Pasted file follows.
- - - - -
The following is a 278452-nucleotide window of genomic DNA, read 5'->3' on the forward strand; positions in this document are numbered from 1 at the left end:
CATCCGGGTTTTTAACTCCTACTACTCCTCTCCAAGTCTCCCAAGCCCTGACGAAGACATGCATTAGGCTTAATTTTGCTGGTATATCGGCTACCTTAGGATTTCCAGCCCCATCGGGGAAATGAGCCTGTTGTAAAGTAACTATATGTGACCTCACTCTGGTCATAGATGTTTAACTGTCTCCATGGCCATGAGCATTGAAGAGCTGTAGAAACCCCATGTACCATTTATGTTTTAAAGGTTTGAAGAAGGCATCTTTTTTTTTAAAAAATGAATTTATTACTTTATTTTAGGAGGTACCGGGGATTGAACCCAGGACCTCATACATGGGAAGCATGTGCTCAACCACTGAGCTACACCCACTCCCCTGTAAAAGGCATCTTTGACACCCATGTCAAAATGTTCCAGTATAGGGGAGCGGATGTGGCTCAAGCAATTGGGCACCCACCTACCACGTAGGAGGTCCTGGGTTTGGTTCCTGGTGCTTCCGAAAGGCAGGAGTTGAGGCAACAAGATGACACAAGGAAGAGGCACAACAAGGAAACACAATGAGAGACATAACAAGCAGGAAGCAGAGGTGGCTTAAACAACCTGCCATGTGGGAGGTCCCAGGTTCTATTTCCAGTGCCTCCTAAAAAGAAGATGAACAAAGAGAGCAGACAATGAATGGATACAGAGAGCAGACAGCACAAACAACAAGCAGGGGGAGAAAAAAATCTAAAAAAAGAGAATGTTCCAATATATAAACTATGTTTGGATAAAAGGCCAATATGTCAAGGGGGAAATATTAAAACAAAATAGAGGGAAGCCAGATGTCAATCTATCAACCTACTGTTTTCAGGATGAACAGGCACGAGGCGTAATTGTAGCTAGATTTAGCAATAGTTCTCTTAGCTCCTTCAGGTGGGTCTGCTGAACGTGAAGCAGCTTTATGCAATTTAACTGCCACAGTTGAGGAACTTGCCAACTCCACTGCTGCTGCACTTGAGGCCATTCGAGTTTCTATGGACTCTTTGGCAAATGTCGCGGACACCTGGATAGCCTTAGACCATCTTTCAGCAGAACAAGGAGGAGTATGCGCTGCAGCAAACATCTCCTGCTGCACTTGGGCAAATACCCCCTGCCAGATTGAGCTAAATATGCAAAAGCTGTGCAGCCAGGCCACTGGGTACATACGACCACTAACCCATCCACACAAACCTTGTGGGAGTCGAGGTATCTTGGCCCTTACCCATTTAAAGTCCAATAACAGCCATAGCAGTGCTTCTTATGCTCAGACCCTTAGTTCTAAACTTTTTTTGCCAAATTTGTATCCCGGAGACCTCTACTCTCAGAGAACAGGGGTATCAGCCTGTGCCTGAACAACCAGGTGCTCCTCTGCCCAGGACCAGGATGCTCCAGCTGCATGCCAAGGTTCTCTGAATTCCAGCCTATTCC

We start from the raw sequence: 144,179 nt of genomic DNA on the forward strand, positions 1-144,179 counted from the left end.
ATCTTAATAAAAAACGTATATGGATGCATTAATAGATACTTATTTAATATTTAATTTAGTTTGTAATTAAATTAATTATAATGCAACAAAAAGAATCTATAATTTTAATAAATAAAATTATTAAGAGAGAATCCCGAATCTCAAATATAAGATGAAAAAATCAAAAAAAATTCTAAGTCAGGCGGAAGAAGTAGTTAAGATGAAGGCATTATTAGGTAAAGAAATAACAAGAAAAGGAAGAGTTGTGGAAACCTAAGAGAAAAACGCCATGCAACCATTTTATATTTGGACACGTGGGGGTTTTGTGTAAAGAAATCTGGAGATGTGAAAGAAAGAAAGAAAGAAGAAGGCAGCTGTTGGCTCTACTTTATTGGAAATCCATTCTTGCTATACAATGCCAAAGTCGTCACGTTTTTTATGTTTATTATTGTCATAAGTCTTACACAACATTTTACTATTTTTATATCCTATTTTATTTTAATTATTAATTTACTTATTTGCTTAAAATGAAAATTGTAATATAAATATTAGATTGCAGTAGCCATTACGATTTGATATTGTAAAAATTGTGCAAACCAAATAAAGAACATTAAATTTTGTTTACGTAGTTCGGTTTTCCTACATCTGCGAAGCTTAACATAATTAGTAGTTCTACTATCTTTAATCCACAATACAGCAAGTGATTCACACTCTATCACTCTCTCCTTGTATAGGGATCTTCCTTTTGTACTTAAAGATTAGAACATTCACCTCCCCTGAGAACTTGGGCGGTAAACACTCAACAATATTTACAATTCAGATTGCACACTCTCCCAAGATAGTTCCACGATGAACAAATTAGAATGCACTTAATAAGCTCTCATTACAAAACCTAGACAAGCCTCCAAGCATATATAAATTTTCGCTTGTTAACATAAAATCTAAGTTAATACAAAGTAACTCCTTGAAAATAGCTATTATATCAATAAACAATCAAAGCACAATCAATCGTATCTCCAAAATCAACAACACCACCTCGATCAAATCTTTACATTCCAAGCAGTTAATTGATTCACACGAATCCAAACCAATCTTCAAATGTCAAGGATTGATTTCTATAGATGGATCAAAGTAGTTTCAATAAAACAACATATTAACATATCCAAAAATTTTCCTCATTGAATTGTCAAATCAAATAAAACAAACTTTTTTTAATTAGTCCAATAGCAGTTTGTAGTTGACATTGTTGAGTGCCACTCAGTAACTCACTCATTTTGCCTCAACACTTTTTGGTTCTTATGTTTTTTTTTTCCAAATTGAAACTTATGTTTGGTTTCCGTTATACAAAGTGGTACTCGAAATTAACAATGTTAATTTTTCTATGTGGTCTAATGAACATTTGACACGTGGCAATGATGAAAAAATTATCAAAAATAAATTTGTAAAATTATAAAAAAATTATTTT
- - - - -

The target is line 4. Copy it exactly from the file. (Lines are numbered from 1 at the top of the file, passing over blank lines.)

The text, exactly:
ATCTTAATAAAAAACGTATATGGATGCATTAATAGATACTTATTTAATATTTAATTTAGTTTGTAATTAAATTAATTATAATGCAACAAAAAGAATCTATAATTTTAATAAATAAAATTATTAAGAGAGAATCCCGAATCTCAAATATAAGATGAAAAAATCAAAAAAAATTCTAAGTCAGGCGGAAGAAGTAGTTAAGATGAAGGCATTATTAGGTAAAGAAATAACAAGAAAAGGAAGAGTTGTGGAAACCTAAGAGAAAAACGCCATGCAACCATTTTATATTTGGACACGTGGGGGTTTTGTGTAAAGAAATCTGGAGATGTGAAAGAAAGAAAGAAAGAAGAAGGCAGCTGTTGGCTCTACTTTATTGGAAATCCATTCTTGCTATACAATGCCAAAGTCGTCACGTTTTTTATGTTTATTATTGTCATAAGTCTTACACAACATTTTACTATTTTTATATCCTATTTTATTTTAATTATTAATTTACTTATTTGCTTAAAATGAAAATTGTAATATAAATATTAGATTGCAGTAGCCATTACGATTTGATATTGTAAAAATTGTGCAAACCAAATAAAGAACATTAAATTTTGTTTACGTAGTTCGGTTTTCCTACATCTGCGAAGCTTAACATAATTAGTAGTTCTACTATCTTTAATCCACAATACAGCAAGTGATTCACACTCTATCACTCTCTCCTTGTATAGGGATCTTCCTTTTGTACTTAAAGATTAGAACATTCACCTCCCCTGAGAACTTGGGCGGTAAACACTCAACAATATTTACAATTCAGATTGCACACTCTCCCAAGATAGTTCCACGATGAACAAATTAGAATGCACTTAATAAGCTCTCATTACAAAACCTAGACAAGCCTCCAAGCATATATAAATTTTCGCTTGTTAACATAAAATCTAAGTTAATACAAAGTAACTCCTTGAAAATAGCTATTATATCAATAAACAATCAAAGCACAATCAATCGTATCTCCAAAATCAACAACACCACCTCGATCAAATCTTTACATTCCAAGCAGTTAATTGATTCACACGAATCCAAACCAATCTTCAAATGTCAAGGATTGATTTCTATAGATGGATCAAAGTAGTTTCAATAAAACAACATATTAACATATCCAAAAATTTTCCTCATTGAATTGTCAAATCAAATAAAACAAACTTTTTTTAATTAGTCCAATAGCAGTTTGTAGTTGACATTGTTGAGTGCCACTCAGTAACTCACTCATTTTGCCTCAACACTTTTTGGTTCTTATGTTTTTTTTTTCCAAATTGAAACTTATGTTTGGTTTCCGTTATACAAAGTGGTACTCGAAATTAACAATGTTAATTTTTCTATGTGGTCTAATGAACATTTGACACGTGGCAATGATGAAAAAATTATCAAAAATAAATTTGTAAAATTATAAAAAAATTATTTT